Abstract: The objective of this paper is to analyze the association of intraluminal thrombus (ILT) presence and morphology with oxygen transport in abdominal aortic aneurysms (AAA) and local hypoxia. The biomechanical role of the ILT layer in the evolution of the aneurysm is still not fully understood. ILT has been shown to create an inflammatory environment by reducing oxygen flux to the arterial wall and therefore decreasing its strength. It has been also hypothesized that the geometry of the ILT may further affect AAA rupture. However, no previous research has attempted to explore the effect of morphological features of ILT on oxygen distributions within the AAA, in a systematic manner. In this study, we perform a comprehensive analysis to investigate how physiologically meaningful variations in ILT geometric characteristics affect oxygen transport within an AAA. We simulate twenty-seven AAA models with variable ILT dimensions and investigate the extent to which ILT attenuates oxygen concentration in the arterial wall. Geometric variations studied include ILT thickness and ILT length, as well as the bulge diameter of the aneurysm which is related to ILT curvature. Computer simulations of coupled fluid flow-mass transport between arterial wall, ILT, and blood are solved and spatial variations of oxygen concentrations within the ILT and wall are obtained. The comparison of the results for all twenty-seven simulations supports the hypothesis that the presence of ILT in AAA correlates to significantly impaired oxygen transport to the aneurysmal wall. Mainly, we observed that ILT thickness and length are the parameters that influence decreased oxygen flow and concentration values the most, and thick thrombi exacerbate hypoxic conditions in the arterial wall, which may contribute to increased tissue degradation. Conversely, we observed that the arterial wall oxygen concentration is nearly independent of the AAA bulge diameter. This confirms that consideration of ILT size and anatomy is crucial in the analysis of AAA development.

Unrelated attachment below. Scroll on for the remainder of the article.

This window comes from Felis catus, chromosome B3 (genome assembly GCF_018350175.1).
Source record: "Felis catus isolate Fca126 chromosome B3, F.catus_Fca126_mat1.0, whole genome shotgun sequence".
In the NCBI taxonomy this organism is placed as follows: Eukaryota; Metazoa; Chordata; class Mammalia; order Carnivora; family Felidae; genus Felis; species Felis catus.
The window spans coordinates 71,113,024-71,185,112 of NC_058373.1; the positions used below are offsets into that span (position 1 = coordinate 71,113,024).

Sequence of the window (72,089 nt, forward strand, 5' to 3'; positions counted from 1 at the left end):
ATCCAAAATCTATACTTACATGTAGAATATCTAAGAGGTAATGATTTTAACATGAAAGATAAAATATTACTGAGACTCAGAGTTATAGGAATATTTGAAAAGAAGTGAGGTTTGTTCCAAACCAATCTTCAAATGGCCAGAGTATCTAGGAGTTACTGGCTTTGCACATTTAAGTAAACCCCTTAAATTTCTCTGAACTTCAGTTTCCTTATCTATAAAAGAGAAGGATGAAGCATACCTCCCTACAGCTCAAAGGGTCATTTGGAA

01 Jan 2016
TL;DR: Arzani et al. as mentioned in this paper investigated the role of hemodynamics in AAA progression, complex vectorial wall shear stress (WSS) patterns, and near-wall transport in abdominal aorta.
Abstract: Author(s): Arzani, Amirhossein | Advisor(s): Shadden, shawn C. | Abstract: Abdominal aortic aneurysm (AAA) is a permanent local enlargement of the abdominal aorta. Complex anatomies, presence of side branches, and pulsatility of blood flow creates a complex chaotic flow field in AAAs. The progression of AAA can lead to rupture, which is one of the leading causes of death in the elderly. In this study, the flow topology in AAAs, role of hemodynamics in AAA progression, complex vectorial wall shear stress (WSS) patterns, and near-wall transport in AAAs were investigated.Patient-specific computational fluid dynamics (CFD) was used to obtain blood flow information. Lagrangian coherent structures (LCS) were computed to study the flow physics. The utility of these structures in studying chaotic mixing and transport, flow separation, and vortex wall interaction was demonstrated in different patients. The effect of exercise on flow topology and quantitative mixing was evaluated. The evolution of a systolic vortex formed in the proximal region, strongly influenced the flow topology in the aneurysms. Intraluminal thrombus (ILT) deposition and lumen progression were quantified in several patients using magnetic resonance imaging over a 2--3 year followup. Point-wise spatial correlation of hemodynamic parameters to ILT deposition, revealed a negative correlation between oscillatory shear stress and ILT deposition. This was attributed to persistence recirculation, which can lead to unidirectional backward WSS. Complex vectorial variations in WSS was studied. Namely, variations in WSS magnitude, direction, and vector in space and time were quantified and compared. Several new WSS measures were introduced to better quantify WSS vectorial variations. The concept of Lagrangian wall shear stress structures (WSS LCS) was introduced. WSS was scaled to obtain a first order representation of near-wall velocity. Tracers representing biochemicals in thin concentration boundary layers were tracked on the aneurysm surface based on the WSS vector field. Formation of coherent structures from WSS tracers were shown. The WSS LCS organize near-wall transport in high Schmidt number flows and could be used to predict regions of high near-wall stagnation and concentration. A wall shear stress exposure time (WSSET) measure was introduced to quantify near-wall stagnation and concentration. Excellent agreement between WSSET and surface concentration obtained from 3D continuum mass transport was obtained. Finally, the important roles that WSS fixed points play in cardiovascular flows was discussed.